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For modern developers, being able to design and deploy applications to the cloud is an essential skill. However, not all developers have the necessary cloud experience.
The typical application deployment process is different in the cloud than it is on premises. Also, applications often need to be designed in different ways when they run in the cloud, due to the differences between on-premises IT resources and cloud-based services.
If you haven't worked with AWS before, you'll need to learn about certain concepts and services before you move on to designing and deploying an application.
Follow this AWS developer tutorial for beginners to learn Amazon cloud basics and to see what a simple application deployment process typically looks like on AWS.
Key AWS concepts for developers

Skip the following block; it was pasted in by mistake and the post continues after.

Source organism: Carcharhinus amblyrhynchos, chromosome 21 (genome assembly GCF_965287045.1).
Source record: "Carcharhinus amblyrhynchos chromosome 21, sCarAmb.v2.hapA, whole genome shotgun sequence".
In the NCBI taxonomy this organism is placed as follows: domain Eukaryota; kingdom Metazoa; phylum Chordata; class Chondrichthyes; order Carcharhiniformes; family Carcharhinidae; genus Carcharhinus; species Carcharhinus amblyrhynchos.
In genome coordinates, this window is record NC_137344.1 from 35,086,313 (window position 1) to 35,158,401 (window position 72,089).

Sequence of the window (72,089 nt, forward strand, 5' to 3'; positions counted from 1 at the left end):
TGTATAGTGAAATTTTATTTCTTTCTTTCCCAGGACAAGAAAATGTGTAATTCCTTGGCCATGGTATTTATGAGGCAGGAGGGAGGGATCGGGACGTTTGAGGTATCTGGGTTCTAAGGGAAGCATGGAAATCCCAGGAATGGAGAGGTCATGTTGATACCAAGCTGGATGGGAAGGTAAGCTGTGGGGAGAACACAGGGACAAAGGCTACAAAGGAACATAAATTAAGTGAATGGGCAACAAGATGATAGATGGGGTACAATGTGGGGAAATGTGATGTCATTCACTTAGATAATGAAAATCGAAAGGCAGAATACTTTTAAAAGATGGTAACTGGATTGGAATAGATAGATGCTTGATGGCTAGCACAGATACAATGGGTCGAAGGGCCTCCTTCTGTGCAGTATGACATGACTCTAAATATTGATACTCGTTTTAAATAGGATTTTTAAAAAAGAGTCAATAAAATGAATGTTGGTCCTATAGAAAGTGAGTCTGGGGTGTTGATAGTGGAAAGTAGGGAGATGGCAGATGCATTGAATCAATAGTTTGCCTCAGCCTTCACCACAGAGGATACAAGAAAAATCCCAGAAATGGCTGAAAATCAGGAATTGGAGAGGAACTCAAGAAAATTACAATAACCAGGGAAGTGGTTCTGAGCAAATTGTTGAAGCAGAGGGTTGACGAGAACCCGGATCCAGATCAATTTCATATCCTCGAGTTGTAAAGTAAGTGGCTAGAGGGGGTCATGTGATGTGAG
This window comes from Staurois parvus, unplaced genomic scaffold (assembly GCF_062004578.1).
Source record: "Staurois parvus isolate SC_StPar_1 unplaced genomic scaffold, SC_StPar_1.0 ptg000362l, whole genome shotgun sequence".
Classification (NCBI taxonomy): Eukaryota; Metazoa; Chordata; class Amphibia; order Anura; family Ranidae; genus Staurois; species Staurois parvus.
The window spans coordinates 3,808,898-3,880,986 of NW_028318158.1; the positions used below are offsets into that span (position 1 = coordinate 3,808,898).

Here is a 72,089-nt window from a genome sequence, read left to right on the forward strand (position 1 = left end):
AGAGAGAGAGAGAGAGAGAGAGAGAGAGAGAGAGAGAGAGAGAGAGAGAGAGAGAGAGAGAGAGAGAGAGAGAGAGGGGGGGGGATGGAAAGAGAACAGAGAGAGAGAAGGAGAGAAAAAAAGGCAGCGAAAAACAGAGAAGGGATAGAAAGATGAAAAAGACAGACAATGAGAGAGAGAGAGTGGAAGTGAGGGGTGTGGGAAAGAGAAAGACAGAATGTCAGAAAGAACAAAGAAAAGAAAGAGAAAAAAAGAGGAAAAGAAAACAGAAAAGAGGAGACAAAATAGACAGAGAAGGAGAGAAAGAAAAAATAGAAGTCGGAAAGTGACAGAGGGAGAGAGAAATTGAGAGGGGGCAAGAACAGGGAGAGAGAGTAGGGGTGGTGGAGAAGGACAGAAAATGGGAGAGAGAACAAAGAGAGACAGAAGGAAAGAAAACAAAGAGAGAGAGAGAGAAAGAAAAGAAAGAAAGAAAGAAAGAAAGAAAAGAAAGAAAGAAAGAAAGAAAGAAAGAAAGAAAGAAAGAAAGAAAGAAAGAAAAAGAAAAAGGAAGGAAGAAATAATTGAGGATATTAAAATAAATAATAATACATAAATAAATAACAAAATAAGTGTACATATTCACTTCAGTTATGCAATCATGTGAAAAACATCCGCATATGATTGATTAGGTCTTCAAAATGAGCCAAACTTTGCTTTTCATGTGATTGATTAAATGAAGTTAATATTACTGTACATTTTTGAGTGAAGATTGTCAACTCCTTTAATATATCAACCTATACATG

The AWS cloud is a complex ecosystem of different tools and services. Developers who want to get started with application development and deployment on AWS don't need to master every aspect of the platform, but they should be familiar with the following core concepts.
AWS supports virtually every programming language. No matter which language you code in, you will likely be able to deploy your application on its cloud -- if you host it in a virtual machine, at least.
However, if you choose to deploy your application with certain services, such as AWS Lambda or AWS Elastic Beanstalk, some languages may not be supported. Still, even in these cases, AWS supports the most popular languages, including Python, Ruby, Java and PHP.
APIs are integral to cloud-based applications; they are the glue that bind together the various services and applications.